We learned in December that Rangers pitcher Jake Diekman would be undergoing surgery to treat ulcerative colitis, an inflammatory bowel disease. I don’t suspect that anyone who has not either had or known someone who has had ulcerative colitis was aware of just how major this surgery was.
Today Evan Grant reports on Diekman’s surgery and his road ahead. It’s a notably major procedure, almost unprecedented for top flight athletes:
Rangers reliever Jake Diekman on Wednesday took the first step in the long road back to pitching for the club, undergoing a successful four-hour procedure to remove his colon, which has been wrecked by ulcerative colitis. Diekman, who turned 30 last week, will miss at least the first half of the season while recovering from a series of procedures to create a reservoir known as a J-pouch to account for the loss of the colon.
This is obviously not a mere tuneup, and there will be further procedures.
Diekman, a long time spokesman for the disease he’s had since he was 11, is doing video diaries about his medical journey, the first of which can be viewed at the bottom of Grant’s piece.
If and when Diekman makes it back to a big league mound — and it’s expected he will, albeit after an extended rehabilitation — it will be one of the more remarkable comebacks in recent memory.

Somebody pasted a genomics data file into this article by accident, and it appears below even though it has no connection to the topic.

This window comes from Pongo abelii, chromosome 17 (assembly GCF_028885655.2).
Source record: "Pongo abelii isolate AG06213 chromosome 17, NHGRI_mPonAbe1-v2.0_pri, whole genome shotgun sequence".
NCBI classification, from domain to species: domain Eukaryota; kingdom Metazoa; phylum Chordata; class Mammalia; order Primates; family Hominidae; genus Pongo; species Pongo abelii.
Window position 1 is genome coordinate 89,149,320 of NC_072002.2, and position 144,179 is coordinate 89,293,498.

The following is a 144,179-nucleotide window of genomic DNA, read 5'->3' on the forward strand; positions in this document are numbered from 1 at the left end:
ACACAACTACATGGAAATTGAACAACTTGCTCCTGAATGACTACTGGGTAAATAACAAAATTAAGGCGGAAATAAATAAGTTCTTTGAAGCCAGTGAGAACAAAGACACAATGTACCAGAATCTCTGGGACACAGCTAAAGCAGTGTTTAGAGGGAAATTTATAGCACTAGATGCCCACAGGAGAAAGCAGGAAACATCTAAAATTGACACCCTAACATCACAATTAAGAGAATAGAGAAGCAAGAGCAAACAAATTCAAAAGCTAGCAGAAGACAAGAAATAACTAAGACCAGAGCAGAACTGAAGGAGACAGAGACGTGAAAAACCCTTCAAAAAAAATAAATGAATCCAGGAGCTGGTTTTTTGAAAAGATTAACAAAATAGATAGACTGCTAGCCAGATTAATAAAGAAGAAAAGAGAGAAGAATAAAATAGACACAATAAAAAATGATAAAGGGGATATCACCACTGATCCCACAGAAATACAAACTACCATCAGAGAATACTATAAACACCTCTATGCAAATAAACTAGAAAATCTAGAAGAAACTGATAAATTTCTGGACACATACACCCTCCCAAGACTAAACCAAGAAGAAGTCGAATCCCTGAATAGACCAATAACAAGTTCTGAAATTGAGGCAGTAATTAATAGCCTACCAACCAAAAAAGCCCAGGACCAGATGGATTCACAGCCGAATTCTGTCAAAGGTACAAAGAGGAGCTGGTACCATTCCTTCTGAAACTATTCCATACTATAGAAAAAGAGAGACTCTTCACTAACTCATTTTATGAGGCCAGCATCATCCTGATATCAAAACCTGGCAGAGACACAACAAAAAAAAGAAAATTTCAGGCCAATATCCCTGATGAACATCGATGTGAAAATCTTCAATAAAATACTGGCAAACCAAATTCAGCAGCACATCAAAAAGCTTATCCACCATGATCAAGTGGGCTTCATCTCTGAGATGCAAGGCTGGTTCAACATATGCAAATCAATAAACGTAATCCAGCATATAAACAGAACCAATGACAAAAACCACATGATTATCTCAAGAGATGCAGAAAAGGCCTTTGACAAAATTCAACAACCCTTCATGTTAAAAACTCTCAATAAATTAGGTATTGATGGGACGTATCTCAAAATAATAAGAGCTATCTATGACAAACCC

As you get ready for Memorial Day weekend and whatever it entails for you and yours, take some time to read an excellent article from Mike Bates over at The Hardball Times.
The article is about Eddie Grant. You probably never heard of him. He was a journeyman infielder — often a backup — from 1905 through 1915. If you have heard of him, it was likely not for his baseball exploits, however: it was because he was the first active baseball player to die in combat, killed in the Battle of the Argonne Forest in October 1915.
Michael tells us about more than Grant’s death, however. He provides a great overview of his life and career. And notes that Grant didn’t even have to go to war if he didn’t want to. He was 34, had the chance to coach or manage and had a law degree and the potential to make a lot of money following his baseball career. He volunteered, however, for both patriotic and personal reasons. And it cost him his life.
Must-read stuff indeed. Especially this weekend.
The Cleveland Indians will unveil a Frank Robinson statue at Progressive Field on Saturday.
Robinson’s tenure in Cleveland was not long, but it was historic. On April 8, 1975, he became the first African-American manager in Major League history. He was a player-manager. One of the last ones, in fact. He spent two years in that role and then a third year — a partial year anyway — as a manager only. Robinson would go on to manage the Giants, Orioles and the Expos/Nationals, compiling a career record of 1065-1176 in 16 seasons. He is now a top MLB executive.
Robinson was, of course, a Hall of Fame player as well, lodging 21 seasons for the Reds, Orioles, Dodgers, Angels and Indians. He won two MVP awards and hit for the Triple Crown in 1966. Overall he hit 586 home runs – 10th all time – and was inducted into the Baseball Hall of Fame in 1982. For an inner-circle Hall of Famer with that kind of resume he is still, strangely enough, underrated. I guess that happens when your contemporaries are Willie Mays, Hank Aaron and Mickey Mantle.
Anyway, congrats to Frank Robinson for yet another well-deserved honor in a career full of them.